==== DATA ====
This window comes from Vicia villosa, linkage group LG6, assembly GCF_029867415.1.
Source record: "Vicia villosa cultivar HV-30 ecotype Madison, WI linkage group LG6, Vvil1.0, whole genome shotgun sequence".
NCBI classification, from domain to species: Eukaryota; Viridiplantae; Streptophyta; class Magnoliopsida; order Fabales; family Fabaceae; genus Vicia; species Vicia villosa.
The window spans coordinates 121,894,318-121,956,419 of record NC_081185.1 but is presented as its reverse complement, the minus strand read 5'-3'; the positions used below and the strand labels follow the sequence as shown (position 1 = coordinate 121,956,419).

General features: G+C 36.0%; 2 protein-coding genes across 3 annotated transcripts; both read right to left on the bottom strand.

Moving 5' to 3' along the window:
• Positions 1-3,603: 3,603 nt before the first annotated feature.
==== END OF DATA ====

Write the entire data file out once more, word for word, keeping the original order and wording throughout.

This window comes from Vicia villosa, linkage group LG6, assembly GCF_029867415.1.
Source record: "Vicia villosa cultivar HV-30 ecotype Madison, WI linkage group LG6, Vvil1.0, whole genome shotgun sequence".
NCBI classification, from domain to species: Eukaryota; Viridiplantae; Streptophyta; class Magnoliopsida; order Fabales; family Fabaceae; genus Vicia; species Vicia villosa.
The window spans coordinates 121,894,318-121,956,419 of record NC_081185.1 but is presented as its reverse complement, the minus strand read 5'-3'; the positions used below and the strand labels follow the sequence as shown (position 1 = coordinate 121,956,419).

General features: G+C 36.0%; 2 protein-coding genes across 3 annotated transcripts; both read right to left on the bottom strand.

Moving 5' to 3' along the window:
• Positions 1-3,603: 3,603 nt before the first annotated feature.